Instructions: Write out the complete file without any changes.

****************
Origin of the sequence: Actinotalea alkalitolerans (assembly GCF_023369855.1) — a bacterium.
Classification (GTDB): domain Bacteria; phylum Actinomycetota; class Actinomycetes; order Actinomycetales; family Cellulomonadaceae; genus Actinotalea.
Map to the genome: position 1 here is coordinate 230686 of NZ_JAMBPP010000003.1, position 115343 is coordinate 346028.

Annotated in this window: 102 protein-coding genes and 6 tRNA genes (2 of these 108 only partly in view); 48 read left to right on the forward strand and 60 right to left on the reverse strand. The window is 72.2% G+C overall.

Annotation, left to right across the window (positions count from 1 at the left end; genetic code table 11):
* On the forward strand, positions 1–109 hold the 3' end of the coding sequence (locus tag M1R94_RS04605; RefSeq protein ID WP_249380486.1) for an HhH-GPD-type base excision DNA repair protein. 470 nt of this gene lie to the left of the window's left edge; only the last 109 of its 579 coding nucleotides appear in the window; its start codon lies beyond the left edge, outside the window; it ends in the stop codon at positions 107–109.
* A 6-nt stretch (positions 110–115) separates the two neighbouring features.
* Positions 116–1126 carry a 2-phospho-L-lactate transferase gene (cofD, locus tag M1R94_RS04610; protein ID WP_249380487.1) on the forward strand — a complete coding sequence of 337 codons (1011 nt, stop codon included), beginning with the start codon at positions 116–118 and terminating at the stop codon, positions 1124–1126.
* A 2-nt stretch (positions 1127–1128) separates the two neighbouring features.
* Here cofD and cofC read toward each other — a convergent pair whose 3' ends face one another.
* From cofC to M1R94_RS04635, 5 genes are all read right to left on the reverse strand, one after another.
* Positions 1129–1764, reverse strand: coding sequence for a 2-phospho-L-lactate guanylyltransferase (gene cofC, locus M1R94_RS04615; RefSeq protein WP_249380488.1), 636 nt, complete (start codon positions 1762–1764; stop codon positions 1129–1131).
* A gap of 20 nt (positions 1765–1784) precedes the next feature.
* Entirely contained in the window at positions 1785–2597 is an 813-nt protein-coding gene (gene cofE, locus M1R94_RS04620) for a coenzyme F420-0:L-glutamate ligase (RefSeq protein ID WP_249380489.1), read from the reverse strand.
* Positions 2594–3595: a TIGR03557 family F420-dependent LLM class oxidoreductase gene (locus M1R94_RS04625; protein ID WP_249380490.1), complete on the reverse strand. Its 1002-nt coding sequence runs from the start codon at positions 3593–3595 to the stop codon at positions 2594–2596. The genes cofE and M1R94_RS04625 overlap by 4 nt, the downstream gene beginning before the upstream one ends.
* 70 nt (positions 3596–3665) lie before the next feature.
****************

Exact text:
Origin of the sequence: Actinotalea alkalitolerans (assembly GCF_023369855.1) — a bacterium.
Classification (GTDB): domain Bacteria; phylum Actinomycetota; class Actinomycetes; order Actinomycetales; family Cellulomonadaceae; genus Actinotalea.
Map to the genome: position 1 here is coordinate 230686 of NZ_JAMBPP010000003.1, position 115343 is coordinate 346028.

Annotated in this window: 102 protein-coding genes and 6 tRNA genes (2 of these 108 only partly in view); 48 read left to right on the forward strand and 60 right to left on the reverse strand. The window is 72.2% G+C overall.

Annotation, left to right across the window (positions count from 1 at the left end; genetic code table 11):
* On the forward strand, positions 1–109 hold the 3' end of the coding sequence (locus tag M1R94_RS04605; RefSeq protein ID WP_249380486.1) for an HhH-GPD-type base excision DNA repair protein. 470 nt of this gene lie to the left of the window's left edge; only the last 109 of its 579 coding nucleotides appear in the window; its start codon lies beyond the left edge, outside the window; it ends in the stop codon at positions 107–109.
* A 6-nt stretch (positions 110–115) separates the two neighbouring features.
* Positions 116–1126 carry a 2-phospho-L-lactate transferase gene (cofD, locus tag M1R94_RS04610; protein ID WP_249380487.1) on the forward strand — a complete coding sequence of 337 codons (1011 nt, stop codon included), beginning with the start codon at positions 116–118 and terminating at the stop codon, positions 1124–1126.
* A 2-nt stretch (positions 1127–1128) separates the two neighbouring features.
* Here cofD and cofC read toward each other — a convergent pair whose 3' ends face one another.
* From cofC to M1R94_RS04635, 5 genes are all read right to left on the reverse strand, one after another.
* Positions 1129–1764, reverse strand: coding sequence for a 2-phospho-L-lactate guanylyltransferase (gene cofC, locus M1R94_RS04615; RefSeq protein WP_249380488.1), 636 nt, complete (start codon positions 1762–1764; stop codon positions 1129–1131).
* A gap of 20 nt (positions 1765–1784) precedes the next feature.
* Entirely contained in the window at positions 1785–2597 is an 813-nt protein-coding gene (gene cofE, locus M1R94_RS04620) for a coenzyme F420-0:L-glutamate ligase (RefSeq protein ID WP_249380489.1), read from the reverse strand.
* Positions 2594–3595: a TIGR03557 family F420-dependent LLM class oxidoreductase gene (locus M1R94_RS04625; protein ID WP_249380490.1), complete on the reverse strand. Its 1002-nt coding sequence runs from the start codon at positions 3593–3595 to the stop codon at positions 2594–2596. The genes cofE and M1R94_RS04625 overlap by 4 nt, the downstream gene beginning before the upstream one ends.
* 70 nt (positions 3596–3665) lie before the next feature.